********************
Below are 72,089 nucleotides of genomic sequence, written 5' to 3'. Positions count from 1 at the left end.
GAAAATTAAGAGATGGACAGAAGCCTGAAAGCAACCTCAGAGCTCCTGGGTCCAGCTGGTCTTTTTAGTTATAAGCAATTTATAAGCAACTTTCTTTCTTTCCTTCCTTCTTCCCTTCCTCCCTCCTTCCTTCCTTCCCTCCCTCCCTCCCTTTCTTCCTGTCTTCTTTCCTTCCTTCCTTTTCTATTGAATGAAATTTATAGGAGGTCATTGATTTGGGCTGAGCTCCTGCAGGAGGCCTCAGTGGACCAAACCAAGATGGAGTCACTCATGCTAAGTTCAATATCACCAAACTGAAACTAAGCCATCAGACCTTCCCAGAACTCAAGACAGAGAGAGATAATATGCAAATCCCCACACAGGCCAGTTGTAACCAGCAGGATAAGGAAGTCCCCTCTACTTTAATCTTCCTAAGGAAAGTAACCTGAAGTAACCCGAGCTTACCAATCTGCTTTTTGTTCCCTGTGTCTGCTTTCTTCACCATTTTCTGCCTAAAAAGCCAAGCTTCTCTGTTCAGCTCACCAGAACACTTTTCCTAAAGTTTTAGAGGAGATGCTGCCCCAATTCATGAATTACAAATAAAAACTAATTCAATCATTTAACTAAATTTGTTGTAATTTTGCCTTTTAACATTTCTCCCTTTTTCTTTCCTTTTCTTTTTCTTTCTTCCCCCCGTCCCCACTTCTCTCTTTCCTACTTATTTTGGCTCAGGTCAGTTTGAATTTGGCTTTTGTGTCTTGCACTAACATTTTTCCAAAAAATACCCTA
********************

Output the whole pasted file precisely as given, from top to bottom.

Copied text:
Below are 72,089 nucleotides of genomic sequence, written 5' to 3'. Positions count from 1 at the left end.
GAAAATTAAGAGATGGACAGAAGCCTGAAAGCAACCTCAGAGCTCCTGGGTCCAGCTGGTCTTTTTAGTTATAAGCAATTTATAAGCAACTTTCTTTCTTTCCTTCCTTCTTCCCTTCCTCCCTCCTTCCTTCCTTCCCTCCCTCCCTCCCTTTCTTCCTGTCTTCTTTCCTTCCTTCCTTTTCTATTGAATGAAATTTATAGGAGGTCATTGATTTGGGCTGAGCTCCTGCAGGAGGCCTCAGTGGACCAAACCAAGATGGAGTCACTCATGCTAAGTTCAATATCACCAAACTGAAACTAAGCCATCAGACCTTCCCAGAACTCAAGACAGAGAGAGATAATATGCAAATCCCCACACAGGCCAGTTGTAACCAGCAGGATAAGGAAGTCCCCTCTACTTTAATCTTCCTAAGGAAAGTAACCTGAAGTAACCCGAGCTTACCAATCTGCTTTTTGTTCCCTGTGTCTGCTTTCTTCACCATTTTCTGCCTAAAAAGCCAAGCTTCTCTGTTCAGCTCACCAGAACACTTTTCCTAAAGTTTTAGAGGAGATGCTGCCCCAATTCATGAATTACAAATAAAAACTAATTCAATCATTTAACTAAATTTGTTGTAATTTTGCCTTTTAACATTTCTCCCTTTTTCTTTCCTTTTCTTTTTCTTTCTTCCCCCCGTCCCCACTTCTCTCTTTCCTACTTATTTTGGCTCAGGTCAGTTTGAATTTGGCTTTTGTGTCTTGCACTAACATTTTTCCAAAAAATACCCTA